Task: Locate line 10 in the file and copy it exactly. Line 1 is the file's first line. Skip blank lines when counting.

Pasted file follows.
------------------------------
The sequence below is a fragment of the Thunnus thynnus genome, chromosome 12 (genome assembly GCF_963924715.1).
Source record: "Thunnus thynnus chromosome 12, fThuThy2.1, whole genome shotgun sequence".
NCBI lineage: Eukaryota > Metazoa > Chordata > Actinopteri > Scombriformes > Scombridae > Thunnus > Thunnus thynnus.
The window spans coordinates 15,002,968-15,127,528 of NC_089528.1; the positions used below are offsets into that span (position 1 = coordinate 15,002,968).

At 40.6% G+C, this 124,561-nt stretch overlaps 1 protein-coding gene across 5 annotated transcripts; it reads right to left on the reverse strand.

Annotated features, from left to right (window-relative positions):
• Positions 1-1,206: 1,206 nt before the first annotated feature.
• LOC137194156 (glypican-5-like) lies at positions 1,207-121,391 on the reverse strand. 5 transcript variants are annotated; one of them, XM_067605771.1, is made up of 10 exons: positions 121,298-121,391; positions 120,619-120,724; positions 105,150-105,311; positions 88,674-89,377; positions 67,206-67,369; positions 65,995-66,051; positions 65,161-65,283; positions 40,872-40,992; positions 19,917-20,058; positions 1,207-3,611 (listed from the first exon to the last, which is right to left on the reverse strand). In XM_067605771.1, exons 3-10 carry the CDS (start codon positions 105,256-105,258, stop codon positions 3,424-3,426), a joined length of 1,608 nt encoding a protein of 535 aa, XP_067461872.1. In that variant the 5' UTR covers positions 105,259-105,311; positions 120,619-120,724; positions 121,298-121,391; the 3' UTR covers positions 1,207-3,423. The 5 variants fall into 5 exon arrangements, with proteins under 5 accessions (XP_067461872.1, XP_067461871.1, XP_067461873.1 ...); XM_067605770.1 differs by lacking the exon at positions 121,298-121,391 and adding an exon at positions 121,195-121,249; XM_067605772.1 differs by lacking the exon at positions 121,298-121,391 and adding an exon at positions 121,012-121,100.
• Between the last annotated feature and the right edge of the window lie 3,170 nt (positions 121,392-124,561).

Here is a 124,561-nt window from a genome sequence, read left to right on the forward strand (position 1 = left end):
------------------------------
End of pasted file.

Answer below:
Here is a 124,561-nt window from a genome sequence, read left to right on the forward strand (position 1 = left end):